I hope this isn't offensive, but I was recently talking to someone who said that the word "pagan" is derogatory. is there any truth to this? I never thought of pagan as being negative or hurtful in any way. thank you for your time <3
I don’t believe you’re being offensive at all. I have also heard some people say that.
First off, I apologize for not giving you a simple yes/no answer. In order to understand what “Pagan” means, we have to go back pretty far into history. Plus, this is an area I know an uncanny amount about, ever since I took that Paganism & Early Christianity class
I always knew that would come in handy someday. So, sit back, get comfy, and enjoy another round of Yunan’s Deluge of History Facts™.
To begin, let’s define Paganism. Paganism does not stand for one religion but many, and is an umbrella term used similarly to the way we use Judeo-Christian. These religions are normally polytheistic, flexible, open, and nature-focused–just to name a few qualities.
Back when Pagan religions were the majority, there was no name for them. It was universally understood that there are many Gods, and that nature should be respected. Based on what little texts we recovered from those periods, Gods were often defined by the region their worshippers lived in. This is why we know many pantheons as “Greek Gods” or “Germanic Gods”, since the region was the only way to differentiate these respective religions.
In 380, the Edict of Thessalonica established Rome as an official Christian state. Historians estimate that less than 40% of the Roman population was Christian at the time that Edict of Thessalonica passed. This is mainly due to a method of conversion called the “top-down effect”, where the rulers of a kingdom are converted, and slowly the court and the population follow after. However, these noblemen were mainly in cities and less than 10% of the population. The elite didn’t outlaw paganism (yet), but they did restrict pagan worship and put their effort into converting the population.
Around the 400s, Chrisitan writers began coining the Latin word paganus, which I can roughly translate as “countrymen”, or “of the countryside”. Remember that the top-down effect focused on converting Romans in the elite. During this time, Rome underwent rapid urbanization, so most of its higher classes were in the cities. As a result, In Roman society city folk were seen as “enlightened” and “progressive”, whereas those in the rural ares who mostly worshipped the indigenous Pagan religion were suggested to be “backwards” or “uncivilized”. Thus, Christian writers at the time used the word “pagan” to reference the people in rural areas who still practiced their old religion.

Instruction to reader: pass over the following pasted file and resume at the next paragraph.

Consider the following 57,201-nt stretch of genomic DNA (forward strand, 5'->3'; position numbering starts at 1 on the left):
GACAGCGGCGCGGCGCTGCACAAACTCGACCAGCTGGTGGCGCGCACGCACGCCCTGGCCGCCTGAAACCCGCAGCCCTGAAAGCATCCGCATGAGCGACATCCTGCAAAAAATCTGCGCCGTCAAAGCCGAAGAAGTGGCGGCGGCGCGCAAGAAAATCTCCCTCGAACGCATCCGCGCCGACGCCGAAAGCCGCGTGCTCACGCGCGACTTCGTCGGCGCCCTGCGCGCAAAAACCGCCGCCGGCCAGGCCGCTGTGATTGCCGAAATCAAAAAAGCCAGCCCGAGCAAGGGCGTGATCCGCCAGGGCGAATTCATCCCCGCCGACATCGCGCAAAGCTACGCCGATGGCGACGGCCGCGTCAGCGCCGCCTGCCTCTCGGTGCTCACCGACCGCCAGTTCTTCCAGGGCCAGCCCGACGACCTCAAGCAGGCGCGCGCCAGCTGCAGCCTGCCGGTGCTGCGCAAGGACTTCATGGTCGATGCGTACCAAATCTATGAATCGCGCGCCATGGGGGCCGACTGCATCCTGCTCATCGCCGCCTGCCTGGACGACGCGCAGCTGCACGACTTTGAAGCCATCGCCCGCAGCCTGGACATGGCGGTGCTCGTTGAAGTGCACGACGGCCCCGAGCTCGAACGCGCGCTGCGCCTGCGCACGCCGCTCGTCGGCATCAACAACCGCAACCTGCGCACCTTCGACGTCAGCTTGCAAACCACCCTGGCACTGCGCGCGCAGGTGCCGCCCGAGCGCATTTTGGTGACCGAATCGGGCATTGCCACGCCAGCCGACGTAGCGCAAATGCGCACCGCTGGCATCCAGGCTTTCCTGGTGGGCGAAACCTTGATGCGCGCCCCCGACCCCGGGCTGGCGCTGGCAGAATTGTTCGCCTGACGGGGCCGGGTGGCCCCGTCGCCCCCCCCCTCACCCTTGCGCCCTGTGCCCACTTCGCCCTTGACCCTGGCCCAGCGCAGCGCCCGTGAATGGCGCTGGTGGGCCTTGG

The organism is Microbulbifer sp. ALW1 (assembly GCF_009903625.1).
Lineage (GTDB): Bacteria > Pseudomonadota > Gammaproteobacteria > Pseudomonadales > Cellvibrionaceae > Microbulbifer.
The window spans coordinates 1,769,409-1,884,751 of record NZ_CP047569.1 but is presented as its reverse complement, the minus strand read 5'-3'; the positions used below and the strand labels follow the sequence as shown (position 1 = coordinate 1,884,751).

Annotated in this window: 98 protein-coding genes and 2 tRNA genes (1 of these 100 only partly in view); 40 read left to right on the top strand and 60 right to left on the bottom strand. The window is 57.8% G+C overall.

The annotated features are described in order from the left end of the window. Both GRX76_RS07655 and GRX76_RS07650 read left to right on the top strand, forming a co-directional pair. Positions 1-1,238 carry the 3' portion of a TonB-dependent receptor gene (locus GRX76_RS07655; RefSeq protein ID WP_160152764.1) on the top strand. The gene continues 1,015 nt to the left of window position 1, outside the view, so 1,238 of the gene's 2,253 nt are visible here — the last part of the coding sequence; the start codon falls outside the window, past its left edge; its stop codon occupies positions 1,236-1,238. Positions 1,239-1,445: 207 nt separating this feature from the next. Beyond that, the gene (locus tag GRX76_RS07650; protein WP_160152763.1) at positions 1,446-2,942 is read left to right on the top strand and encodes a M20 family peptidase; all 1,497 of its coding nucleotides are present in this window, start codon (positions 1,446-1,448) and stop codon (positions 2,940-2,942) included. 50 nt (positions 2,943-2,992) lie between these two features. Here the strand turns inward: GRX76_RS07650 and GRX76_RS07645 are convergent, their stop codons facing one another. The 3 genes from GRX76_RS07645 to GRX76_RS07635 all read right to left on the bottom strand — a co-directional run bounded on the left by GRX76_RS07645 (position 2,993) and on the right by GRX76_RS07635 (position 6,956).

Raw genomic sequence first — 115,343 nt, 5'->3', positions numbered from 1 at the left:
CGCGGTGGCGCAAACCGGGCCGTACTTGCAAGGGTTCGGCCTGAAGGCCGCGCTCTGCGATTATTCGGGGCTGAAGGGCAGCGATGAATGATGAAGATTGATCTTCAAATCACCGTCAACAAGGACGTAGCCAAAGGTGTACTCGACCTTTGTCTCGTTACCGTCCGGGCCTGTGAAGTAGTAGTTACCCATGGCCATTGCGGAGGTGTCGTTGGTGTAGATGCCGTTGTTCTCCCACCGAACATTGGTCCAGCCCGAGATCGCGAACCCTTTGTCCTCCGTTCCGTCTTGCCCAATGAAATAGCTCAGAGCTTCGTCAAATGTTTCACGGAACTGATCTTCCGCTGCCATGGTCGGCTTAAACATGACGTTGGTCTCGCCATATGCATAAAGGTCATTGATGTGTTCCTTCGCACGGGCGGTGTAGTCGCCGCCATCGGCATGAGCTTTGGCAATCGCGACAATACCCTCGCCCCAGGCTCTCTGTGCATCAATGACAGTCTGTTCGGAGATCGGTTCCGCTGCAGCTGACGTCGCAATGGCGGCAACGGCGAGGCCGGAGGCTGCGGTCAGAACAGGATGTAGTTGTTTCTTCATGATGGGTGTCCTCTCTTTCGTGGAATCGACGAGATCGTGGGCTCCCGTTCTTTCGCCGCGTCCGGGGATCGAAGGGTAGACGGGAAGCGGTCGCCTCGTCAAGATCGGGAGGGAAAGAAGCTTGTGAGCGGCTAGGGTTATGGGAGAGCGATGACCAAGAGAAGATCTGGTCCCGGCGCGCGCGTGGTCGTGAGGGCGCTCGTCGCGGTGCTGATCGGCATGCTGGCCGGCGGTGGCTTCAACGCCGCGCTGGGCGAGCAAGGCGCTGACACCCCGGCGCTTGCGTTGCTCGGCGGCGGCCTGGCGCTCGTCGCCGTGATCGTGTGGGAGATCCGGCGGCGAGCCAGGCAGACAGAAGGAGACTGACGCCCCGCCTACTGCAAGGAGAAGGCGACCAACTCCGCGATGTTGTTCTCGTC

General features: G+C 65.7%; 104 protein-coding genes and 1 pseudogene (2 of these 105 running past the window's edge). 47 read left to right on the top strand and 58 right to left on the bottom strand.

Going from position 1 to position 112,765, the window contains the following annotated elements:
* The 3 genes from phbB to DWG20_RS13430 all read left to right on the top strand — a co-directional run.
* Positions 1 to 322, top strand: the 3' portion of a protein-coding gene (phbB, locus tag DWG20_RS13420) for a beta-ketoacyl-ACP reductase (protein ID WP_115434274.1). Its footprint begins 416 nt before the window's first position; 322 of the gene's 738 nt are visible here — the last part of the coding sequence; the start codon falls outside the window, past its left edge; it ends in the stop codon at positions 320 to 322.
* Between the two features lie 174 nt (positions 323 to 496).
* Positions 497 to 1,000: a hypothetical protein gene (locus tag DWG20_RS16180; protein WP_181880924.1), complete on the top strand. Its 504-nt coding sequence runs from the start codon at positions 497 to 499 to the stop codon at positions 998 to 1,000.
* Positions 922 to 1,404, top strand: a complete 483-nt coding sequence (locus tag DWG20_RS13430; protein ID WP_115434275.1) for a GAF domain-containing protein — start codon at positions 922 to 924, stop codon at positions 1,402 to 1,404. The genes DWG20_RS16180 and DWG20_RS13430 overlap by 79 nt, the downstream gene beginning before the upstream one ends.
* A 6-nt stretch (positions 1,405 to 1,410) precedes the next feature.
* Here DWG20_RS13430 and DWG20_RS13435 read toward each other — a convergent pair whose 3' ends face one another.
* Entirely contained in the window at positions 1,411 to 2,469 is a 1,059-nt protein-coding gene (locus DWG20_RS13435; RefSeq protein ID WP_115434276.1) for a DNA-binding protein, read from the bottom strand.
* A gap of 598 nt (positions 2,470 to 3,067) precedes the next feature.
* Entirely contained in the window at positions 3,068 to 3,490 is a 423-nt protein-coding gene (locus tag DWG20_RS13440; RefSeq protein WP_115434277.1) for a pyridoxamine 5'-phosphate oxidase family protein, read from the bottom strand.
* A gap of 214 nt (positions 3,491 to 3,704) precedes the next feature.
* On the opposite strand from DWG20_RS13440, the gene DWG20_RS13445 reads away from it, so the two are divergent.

I also want to add that the conversation of Europe took hundreds of years, until roughly 1500. When the Church began sending out friars and preachers to scope out heresy in rural areas, you better believe that the word “pagan” was use a lot, and not in a very nice tone.
But to get back on track: All Pagan religions were simply dubbed “Paganism” until the 20th century, when the Neo-Pagan movement arose. Then, people found a need to distinguish the different Pagan religions. This is where we’ve seen the rise of terms like Kemeticism, Hellenism, and even Wicca (whose practitioners were originally called “witches”, but later their faith was given a name). I believe the reason many websites and articles simply say “Paganism” because Paganism is an ancient, common, and easily understandable term for most audiences.
That begin explained—Is “pagan” a derogatory term? In its original conception, yes, it was. Is it derogatory now? I personally believe, no. Although the Romans aimed to move away from the countryside and into cities, nowadays people are aiming to move away from urbanization and back towards nature. As John Muir said, “Thousands of tired, nerve-shaken, over-civilized people are beginning to find out that going to the mountains is going home; that wilderness is a necessity … and that mountain parks are useful not only for the foundations of timber … but the foundations of life.”
Pagans take great pride in their name. And despite centuries of submission of these religions, I see no reason to see it otherwise.